Copy Data Protection

The world of data lifecycle, replication, and recovery on a moment’s notice has becoming very hot lately. We’ve seen the launch of many new platforms possessing very interesting approaches to data resiliency that take the old school world of backup/recovery and disaster recovery to new paradigms of Recovery Point and Recovery Time objectives.

I find that the newer players in the space do more than solidify new approaches, they also validate the CDP market and the approach that Actifio has been quietly covering for over six years.

The concept is deceptively simple. Data copies, always online, always available, provide the benefits of easily acceptable restoration of files, easily mountable duplicate datasets for testing or recovery purposes, and for testing. That data is always available, and because of RBAC controls, usable for practically any purpose by those persons with appropriate access.

Actifio has developed extensions to the REST API set that are quite robust and beyond the norm for REST standards.

Included into this dataset are the abilities to replicate across the datacenter’s disc and into AWS in replicatable and accessible copies.

All changes immediately and powerfully replicate to wherever the administrator has dictated.

As @CincyStorage (Mark May) has very astutely said in his posting here, the simple desire for a DBA to snap a copy of a database to test a replica for whatever reason, can involve the inclusion of Firewall, switch, server, or virtualization teams in order to gain appropriate entrée to that database. That adds complexity, overhead, and in a very important way, time to the process. With other approaches, that’s daunting at least, but with Actifio’s approach, the process can be trivial, and can allow for the DBA to simply do their work on the database, wherever they choose to stand up that dataset, and get the work done.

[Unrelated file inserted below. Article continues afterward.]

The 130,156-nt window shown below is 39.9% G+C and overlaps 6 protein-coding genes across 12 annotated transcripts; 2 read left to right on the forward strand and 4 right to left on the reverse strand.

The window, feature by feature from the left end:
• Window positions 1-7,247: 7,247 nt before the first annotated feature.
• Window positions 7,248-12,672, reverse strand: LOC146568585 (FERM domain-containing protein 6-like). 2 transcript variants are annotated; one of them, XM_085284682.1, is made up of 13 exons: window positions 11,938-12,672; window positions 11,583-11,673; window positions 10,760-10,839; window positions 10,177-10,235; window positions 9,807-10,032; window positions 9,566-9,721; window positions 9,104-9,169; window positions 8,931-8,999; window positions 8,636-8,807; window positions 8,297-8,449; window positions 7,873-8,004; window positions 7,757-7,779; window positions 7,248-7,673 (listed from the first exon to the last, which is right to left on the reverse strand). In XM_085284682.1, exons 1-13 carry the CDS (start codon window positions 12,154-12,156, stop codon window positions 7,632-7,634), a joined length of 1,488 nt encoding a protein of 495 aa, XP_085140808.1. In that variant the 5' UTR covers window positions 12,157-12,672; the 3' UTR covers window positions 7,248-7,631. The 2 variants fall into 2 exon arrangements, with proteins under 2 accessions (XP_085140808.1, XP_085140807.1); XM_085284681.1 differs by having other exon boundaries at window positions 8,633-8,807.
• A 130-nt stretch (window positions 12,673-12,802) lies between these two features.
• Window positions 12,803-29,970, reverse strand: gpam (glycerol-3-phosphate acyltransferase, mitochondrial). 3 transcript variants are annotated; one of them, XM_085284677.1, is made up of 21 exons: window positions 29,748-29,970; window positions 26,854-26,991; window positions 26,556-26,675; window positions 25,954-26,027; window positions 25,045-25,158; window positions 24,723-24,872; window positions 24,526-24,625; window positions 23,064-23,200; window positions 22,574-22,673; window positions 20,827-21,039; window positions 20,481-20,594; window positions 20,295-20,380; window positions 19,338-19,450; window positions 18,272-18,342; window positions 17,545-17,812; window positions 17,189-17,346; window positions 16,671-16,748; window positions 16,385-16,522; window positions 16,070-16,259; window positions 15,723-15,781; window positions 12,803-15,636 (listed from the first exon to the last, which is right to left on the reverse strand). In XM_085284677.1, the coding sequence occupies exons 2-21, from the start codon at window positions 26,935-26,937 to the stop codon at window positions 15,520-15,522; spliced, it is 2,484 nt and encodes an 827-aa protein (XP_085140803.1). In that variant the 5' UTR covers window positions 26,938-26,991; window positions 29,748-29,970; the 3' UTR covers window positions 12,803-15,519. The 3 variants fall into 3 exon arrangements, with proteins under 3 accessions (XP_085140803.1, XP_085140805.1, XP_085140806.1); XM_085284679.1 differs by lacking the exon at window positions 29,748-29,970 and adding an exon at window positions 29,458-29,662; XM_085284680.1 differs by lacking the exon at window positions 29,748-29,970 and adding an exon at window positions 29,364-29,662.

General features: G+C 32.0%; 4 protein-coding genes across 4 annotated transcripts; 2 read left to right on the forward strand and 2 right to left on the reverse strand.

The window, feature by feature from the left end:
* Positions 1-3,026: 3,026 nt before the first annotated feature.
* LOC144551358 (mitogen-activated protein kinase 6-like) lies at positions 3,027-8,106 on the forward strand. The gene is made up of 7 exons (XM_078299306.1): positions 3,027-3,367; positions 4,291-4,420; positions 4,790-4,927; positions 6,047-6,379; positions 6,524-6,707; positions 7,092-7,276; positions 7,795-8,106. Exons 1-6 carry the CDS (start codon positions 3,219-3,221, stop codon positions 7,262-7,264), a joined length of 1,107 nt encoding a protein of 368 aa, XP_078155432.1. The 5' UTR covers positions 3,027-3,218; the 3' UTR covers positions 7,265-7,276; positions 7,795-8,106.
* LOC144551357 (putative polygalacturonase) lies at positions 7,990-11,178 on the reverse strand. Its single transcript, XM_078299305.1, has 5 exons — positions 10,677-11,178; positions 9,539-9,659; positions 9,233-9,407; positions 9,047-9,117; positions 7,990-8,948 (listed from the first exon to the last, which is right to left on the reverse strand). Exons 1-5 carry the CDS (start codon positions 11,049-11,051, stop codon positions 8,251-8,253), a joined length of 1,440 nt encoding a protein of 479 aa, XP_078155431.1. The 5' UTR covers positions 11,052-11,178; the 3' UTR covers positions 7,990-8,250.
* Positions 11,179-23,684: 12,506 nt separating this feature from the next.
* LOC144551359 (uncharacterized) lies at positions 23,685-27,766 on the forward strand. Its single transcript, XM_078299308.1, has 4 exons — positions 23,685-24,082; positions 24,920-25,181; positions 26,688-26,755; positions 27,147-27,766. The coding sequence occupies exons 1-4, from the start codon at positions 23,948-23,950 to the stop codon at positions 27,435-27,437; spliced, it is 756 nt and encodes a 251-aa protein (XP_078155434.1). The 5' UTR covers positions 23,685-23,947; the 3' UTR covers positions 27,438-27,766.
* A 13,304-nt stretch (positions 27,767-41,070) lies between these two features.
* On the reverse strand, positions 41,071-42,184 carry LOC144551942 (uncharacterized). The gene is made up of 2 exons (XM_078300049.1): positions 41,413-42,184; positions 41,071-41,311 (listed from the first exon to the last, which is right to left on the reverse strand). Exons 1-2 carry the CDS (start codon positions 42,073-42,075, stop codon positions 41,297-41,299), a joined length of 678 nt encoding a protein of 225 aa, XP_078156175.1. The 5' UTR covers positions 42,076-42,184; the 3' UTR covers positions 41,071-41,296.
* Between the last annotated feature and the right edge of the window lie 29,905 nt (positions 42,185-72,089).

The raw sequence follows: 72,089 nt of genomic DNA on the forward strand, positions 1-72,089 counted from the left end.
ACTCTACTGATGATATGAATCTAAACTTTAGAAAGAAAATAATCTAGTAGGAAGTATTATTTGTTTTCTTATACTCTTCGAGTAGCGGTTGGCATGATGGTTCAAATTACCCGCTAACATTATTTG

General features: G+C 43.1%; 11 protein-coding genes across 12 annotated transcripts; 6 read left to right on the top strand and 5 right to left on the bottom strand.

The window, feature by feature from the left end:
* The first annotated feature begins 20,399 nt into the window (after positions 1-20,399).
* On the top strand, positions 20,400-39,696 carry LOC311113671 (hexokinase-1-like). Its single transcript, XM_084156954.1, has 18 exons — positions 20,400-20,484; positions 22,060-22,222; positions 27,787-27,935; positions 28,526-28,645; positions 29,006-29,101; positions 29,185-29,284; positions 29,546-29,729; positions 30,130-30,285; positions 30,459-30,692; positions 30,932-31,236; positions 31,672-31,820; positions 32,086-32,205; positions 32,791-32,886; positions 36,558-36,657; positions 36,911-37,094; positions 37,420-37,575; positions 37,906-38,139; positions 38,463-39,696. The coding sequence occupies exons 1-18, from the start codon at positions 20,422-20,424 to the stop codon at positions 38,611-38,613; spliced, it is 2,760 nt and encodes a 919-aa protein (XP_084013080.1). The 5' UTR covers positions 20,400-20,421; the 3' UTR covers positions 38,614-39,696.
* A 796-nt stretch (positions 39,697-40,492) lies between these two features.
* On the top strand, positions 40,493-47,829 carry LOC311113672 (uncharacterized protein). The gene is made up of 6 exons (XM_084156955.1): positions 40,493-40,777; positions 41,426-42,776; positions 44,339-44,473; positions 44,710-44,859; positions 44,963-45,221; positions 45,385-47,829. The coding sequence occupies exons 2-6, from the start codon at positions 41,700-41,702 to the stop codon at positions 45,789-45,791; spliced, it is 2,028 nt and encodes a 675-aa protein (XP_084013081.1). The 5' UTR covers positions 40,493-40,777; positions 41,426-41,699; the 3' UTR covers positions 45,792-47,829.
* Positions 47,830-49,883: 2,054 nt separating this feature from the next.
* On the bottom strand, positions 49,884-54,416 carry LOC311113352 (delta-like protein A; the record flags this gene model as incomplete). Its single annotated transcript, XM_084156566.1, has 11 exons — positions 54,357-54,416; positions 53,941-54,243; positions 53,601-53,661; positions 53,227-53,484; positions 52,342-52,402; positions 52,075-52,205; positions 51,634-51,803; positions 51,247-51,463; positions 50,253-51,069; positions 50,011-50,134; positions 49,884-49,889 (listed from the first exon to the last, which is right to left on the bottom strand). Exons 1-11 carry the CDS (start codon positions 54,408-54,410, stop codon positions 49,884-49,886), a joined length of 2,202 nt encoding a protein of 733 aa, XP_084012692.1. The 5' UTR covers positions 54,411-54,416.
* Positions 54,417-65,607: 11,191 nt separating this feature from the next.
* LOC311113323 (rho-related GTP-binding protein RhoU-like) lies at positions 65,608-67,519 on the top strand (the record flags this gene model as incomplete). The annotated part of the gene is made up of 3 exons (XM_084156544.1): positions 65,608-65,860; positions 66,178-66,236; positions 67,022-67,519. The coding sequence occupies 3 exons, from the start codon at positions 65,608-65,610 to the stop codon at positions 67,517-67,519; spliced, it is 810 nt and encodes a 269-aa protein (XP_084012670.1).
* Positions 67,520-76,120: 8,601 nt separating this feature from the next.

The last presentation I saw from Actifio occurred probably 3 years ago, and I must say that the one presentation received at #TFD11 (Tech Field Day 11) shows significant feature-set improvement, quite wonderful UI enhancement, and a level of functionality under the skin that truly impressed me.

As I’ve said, tools similar to this are proving to be more and more the reality, and not some ephemeral goal that administrators can only hope to achieve.

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